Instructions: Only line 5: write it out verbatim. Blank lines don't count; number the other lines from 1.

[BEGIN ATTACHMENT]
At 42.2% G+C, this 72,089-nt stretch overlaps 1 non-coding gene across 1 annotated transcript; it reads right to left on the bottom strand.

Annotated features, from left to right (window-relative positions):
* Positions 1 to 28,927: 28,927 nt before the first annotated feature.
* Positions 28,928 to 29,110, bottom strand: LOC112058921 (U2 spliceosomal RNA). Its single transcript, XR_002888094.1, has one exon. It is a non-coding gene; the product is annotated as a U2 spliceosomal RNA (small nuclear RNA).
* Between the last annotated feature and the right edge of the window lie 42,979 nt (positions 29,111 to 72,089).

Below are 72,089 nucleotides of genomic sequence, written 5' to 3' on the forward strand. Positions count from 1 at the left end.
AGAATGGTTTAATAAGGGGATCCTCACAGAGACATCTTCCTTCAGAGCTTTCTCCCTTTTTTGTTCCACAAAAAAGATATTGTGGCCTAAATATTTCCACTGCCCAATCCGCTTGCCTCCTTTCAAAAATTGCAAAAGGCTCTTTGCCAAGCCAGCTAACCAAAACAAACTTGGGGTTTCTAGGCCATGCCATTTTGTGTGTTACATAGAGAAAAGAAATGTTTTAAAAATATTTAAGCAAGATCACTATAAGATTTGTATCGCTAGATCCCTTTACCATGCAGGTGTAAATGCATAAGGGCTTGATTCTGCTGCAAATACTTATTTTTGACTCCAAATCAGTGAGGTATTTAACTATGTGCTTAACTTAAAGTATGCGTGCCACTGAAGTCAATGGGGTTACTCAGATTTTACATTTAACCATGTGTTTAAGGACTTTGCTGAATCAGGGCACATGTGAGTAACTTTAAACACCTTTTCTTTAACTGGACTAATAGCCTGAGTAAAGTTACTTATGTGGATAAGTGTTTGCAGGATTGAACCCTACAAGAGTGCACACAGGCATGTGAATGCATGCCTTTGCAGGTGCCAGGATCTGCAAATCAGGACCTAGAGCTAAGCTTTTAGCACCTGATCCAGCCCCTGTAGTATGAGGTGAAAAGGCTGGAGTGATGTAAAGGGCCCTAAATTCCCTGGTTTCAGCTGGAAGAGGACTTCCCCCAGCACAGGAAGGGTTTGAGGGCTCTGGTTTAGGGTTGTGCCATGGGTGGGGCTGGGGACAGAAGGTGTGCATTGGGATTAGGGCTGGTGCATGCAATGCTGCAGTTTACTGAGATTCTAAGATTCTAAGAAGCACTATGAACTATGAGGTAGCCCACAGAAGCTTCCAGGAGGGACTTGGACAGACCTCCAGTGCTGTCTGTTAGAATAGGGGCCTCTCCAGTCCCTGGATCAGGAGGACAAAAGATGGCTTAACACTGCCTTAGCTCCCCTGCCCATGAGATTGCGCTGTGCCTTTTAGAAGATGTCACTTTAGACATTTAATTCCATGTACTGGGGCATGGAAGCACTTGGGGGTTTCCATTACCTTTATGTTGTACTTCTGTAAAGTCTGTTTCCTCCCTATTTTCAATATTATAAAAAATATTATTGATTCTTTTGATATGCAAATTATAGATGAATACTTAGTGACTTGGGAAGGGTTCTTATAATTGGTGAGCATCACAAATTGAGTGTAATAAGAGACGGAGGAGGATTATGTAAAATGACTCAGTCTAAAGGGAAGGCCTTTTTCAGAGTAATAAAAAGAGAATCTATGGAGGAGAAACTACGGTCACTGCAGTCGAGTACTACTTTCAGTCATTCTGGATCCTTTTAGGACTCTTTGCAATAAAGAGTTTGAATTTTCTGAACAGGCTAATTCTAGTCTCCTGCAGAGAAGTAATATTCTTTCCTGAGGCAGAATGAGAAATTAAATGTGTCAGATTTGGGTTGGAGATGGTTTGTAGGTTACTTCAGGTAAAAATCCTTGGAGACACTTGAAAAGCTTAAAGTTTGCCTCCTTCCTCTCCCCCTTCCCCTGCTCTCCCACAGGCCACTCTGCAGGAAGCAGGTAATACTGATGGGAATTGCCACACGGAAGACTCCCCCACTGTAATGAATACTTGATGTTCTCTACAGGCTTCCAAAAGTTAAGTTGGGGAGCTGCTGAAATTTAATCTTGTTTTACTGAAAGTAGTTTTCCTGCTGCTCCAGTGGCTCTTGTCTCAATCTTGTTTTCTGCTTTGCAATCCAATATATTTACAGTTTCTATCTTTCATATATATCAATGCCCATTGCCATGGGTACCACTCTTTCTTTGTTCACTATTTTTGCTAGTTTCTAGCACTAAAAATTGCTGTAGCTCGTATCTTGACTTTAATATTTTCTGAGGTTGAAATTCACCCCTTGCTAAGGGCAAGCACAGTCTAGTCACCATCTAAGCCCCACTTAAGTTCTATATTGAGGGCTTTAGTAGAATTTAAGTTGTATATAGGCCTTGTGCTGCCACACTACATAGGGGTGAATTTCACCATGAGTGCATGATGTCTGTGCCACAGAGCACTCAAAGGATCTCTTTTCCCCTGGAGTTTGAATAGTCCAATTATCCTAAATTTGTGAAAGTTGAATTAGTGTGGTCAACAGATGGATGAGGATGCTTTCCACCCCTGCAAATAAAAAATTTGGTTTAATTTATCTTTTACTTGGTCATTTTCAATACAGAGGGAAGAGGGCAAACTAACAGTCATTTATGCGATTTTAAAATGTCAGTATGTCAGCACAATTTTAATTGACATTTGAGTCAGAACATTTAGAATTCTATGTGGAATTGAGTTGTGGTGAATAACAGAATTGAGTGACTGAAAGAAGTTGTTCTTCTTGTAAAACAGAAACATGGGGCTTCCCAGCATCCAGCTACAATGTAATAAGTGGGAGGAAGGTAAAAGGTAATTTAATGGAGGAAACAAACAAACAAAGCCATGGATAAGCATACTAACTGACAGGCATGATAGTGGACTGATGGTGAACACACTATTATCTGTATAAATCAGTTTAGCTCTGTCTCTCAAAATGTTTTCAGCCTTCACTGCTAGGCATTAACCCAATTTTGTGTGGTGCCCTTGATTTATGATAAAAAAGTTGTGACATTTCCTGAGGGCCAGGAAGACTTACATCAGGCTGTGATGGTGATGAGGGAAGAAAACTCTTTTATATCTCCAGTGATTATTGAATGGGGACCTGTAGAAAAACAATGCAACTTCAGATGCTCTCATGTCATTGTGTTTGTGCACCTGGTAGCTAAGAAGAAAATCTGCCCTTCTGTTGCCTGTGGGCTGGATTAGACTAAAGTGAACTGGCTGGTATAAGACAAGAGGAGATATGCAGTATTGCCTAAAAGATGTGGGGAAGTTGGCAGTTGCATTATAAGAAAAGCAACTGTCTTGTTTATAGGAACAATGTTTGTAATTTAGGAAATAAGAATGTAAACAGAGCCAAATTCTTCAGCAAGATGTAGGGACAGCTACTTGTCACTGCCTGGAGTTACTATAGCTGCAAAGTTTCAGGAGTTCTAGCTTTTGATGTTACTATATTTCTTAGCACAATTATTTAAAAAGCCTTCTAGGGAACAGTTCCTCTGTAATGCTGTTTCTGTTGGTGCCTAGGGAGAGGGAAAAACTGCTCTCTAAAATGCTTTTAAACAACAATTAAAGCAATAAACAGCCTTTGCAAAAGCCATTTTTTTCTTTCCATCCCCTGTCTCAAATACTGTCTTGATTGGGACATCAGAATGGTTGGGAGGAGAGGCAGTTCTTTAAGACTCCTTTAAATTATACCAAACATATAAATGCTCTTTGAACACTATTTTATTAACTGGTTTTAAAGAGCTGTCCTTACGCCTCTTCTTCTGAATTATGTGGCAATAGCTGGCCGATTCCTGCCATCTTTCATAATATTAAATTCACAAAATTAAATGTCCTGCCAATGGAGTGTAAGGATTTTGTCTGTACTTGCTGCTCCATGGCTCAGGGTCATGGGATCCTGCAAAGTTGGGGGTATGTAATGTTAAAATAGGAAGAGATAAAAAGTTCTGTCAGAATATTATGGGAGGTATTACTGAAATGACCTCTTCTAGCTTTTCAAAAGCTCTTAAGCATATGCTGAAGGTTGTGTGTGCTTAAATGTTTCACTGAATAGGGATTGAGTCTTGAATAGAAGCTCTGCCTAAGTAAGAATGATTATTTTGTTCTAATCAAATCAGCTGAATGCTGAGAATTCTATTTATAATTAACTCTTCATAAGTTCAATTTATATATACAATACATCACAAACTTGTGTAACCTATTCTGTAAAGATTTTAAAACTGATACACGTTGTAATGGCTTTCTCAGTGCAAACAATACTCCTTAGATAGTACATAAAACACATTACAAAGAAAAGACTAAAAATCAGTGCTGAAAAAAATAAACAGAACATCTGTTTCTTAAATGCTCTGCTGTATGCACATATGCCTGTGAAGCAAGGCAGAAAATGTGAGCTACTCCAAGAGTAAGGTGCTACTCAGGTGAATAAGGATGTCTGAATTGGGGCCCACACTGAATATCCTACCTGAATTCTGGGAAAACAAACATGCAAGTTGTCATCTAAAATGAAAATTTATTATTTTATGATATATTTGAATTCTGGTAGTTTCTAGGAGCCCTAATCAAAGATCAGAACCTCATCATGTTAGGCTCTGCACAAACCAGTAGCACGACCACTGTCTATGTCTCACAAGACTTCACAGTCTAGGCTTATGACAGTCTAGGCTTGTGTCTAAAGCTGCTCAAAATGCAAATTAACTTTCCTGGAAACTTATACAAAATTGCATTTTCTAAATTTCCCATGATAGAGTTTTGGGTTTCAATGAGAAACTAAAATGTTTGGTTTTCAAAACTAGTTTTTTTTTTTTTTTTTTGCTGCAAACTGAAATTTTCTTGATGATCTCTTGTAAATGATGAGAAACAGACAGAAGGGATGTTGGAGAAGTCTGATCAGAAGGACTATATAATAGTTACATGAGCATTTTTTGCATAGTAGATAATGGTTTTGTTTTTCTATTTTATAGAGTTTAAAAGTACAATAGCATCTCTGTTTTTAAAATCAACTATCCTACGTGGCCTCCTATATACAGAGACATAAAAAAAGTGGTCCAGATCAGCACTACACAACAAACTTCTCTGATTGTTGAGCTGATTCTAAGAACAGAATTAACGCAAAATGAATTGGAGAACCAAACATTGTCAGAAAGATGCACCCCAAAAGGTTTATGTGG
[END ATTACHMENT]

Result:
* Between the last annotated feature and the right edge of the window lie 42,979 nt (positions 29,111 to 72,089).